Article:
Thousands of doctors have condemned the government’s “shambolic and derisory” 3 per cent pay rise offer to NHS staff in England, threatening industrial action as Covid hospitalisations soar.
Lobbying organisation The Doctors’ Assocation (DAUK) said the 3 per cent offered “does not come close to what staff deserve” and was an “insult” from the government when the NHS has been immensely challenged by the pandemic.
DAUK also said the pay offer represents a pay cut in real terms, as inflation this year is estimated at 3.7 per cent.
The pay rise covers nurses, paramedics, consultants, dentists and salaried GPs. But crucially, it does not cover England’s 61,000 junior doctors – who make up more than 50 per cent of doctors in the NHS.
Junior doctors are three quarters of the way through a separate four-year deal that gives them 2 per cent pay rises each year, but their exclusion from the 3 per cent rise was “callous in view of the large number of doctors in training who have worked tirelessly through the pandemic,” the DAUK said in a statement.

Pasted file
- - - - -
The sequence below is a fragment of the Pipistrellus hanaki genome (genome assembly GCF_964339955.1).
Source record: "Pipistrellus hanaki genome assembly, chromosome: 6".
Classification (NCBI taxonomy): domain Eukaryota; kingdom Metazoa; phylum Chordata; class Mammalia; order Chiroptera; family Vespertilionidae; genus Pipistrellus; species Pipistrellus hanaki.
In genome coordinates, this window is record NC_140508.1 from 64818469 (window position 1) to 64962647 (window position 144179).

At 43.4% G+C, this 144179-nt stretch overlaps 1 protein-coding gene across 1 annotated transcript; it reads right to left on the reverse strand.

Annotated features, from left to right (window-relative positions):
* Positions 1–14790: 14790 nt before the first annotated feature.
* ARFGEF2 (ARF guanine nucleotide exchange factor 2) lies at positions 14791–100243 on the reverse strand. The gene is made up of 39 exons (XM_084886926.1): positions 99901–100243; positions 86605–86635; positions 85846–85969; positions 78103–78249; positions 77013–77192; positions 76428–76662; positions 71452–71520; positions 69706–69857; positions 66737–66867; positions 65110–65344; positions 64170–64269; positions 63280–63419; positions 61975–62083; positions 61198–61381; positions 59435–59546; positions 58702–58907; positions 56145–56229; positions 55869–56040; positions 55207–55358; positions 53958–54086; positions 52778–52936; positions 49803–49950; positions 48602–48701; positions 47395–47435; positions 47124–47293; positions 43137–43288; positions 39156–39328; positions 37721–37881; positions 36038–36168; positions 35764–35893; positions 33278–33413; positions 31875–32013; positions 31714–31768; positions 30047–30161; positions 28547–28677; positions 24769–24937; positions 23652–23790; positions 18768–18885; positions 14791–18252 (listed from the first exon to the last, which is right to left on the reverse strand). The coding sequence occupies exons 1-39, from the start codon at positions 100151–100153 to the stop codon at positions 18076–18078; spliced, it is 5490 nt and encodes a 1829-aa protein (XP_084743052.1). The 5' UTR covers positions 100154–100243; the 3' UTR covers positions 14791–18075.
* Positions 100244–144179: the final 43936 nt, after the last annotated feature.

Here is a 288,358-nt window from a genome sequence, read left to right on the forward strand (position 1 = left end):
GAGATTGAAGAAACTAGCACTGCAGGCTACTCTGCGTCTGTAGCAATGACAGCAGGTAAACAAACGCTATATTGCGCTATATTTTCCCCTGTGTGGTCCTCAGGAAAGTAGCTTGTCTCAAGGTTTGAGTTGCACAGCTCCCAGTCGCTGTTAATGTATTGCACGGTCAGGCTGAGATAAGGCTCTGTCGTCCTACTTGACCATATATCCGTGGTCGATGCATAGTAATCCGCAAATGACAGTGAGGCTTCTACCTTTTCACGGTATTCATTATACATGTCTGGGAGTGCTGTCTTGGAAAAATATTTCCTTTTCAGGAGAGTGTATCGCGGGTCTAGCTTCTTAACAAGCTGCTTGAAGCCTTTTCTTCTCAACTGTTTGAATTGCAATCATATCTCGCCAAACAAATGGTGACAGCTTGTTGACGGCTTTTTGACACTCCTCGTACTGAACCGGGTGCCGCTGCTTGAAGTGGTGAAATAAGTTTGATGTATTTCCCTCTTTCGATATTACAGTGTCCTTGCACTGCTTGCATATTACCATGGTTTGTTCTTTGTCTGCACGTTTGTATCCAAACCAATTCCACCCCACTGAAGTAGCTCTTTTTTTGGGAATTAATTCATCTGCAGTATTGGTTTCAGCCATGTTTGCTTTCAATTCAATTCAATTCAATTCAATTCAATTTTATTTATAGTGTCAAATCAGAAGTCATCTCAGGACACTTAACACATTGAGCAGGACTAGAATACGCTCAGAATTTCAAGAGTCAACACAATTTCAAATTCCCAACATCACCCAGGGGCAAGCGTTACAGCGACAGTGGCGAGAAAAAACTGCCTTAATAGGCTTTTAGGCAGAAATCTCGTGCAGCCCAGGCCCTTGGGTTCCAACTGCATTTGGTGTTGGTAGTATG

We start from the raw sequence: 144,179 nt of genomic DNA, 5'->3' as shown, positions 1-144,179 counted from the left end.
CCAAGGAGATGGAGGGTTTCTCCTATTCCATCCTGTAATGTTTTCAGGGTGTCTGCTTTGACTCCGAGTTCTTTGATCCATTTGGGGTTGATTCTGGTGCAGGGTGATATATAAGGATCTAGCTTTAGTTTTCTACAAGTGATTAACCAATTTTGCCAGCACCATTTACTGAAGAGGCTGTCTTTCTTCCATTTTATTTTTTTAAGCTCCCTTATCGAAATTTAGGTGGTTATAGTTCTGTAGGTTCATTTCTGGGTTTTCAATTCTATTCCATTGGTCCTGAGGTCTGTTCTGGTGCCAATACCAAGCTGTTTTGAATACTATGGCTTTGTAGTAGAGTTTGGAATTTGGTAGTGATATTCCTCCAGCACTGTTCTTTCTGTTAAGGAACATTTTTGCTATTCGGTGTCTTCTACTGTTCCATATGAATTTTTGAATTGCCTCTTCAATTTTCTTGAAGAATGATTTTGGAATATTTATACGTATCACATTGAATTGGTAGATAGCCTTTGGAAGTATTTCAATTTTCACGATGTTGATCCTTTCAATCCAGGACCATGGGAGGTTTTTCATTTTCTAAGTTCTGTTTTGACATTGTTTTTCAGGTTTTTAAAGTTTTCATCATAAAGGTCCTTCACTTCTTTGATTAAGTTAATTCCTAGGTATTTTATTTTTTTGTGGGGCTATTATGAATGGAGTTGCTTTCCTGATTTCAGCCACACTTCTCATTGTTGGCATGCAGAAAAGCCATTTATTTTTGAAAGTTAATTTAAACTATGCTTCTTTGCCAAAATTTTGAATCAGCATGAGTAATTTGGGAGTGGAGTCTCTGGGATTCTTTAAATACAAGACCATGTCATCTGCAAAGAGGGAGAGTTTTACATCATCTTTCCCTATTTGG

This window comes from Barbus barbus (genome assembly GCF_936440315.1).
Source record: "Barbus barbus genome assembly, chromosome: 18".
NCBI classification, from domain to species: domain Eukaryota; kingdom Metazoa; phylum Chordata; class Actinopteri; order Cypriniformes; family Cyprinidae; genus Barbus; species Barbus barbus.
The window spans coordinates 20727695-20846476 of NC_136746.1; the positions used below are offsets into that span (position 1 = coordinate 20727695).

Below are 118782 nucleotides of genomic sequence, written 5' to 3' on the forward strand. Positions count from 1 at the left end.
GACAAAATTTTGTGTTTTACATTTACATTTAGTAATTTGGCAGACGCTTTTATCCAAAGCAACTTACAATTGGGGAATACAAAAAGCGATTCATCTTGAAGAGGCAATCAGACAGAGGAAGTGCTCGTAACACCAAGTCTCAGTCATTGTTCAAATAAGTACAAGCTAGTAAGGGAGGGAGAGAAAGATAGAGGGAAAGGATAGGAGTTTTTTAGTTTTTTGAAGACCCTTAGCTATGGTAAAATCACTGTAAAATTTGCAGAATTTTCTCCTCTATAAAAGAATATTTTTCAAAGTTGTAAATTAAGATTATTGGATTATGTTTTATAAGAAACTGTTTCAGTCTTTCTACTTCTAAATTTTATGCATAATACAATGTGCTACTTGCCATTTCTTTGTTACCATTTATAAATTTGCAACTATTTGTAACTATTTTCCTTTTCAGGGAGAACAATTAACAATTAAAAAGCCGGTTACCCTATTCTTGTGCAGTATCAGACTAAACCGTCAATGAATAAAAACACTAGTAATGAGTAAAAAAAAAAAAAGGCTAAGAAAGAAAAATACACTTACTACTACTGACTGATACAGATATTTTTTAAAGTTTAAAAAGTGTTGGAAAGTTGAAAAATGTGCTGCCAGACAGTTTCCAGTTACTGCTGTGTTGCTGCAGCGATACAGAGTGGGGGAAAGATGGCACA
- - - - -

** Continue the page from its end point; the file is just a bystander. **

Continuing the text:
Many have been called away from their area of expertise and had to cover rota gaps due to continuous under-staffing – especially during the ongoing “pingdemic”.
One junior doctor told City A.M that the pay rise “forgot everyone who’s had their training disrupted during the pandemic or been called up early from medical school.”
But asked if the pay row would risk a repeat of the junior doctor strikes in 2015 and 2016, they said: “It’s not like the last strike, as there’s an ongoing pandemic now.”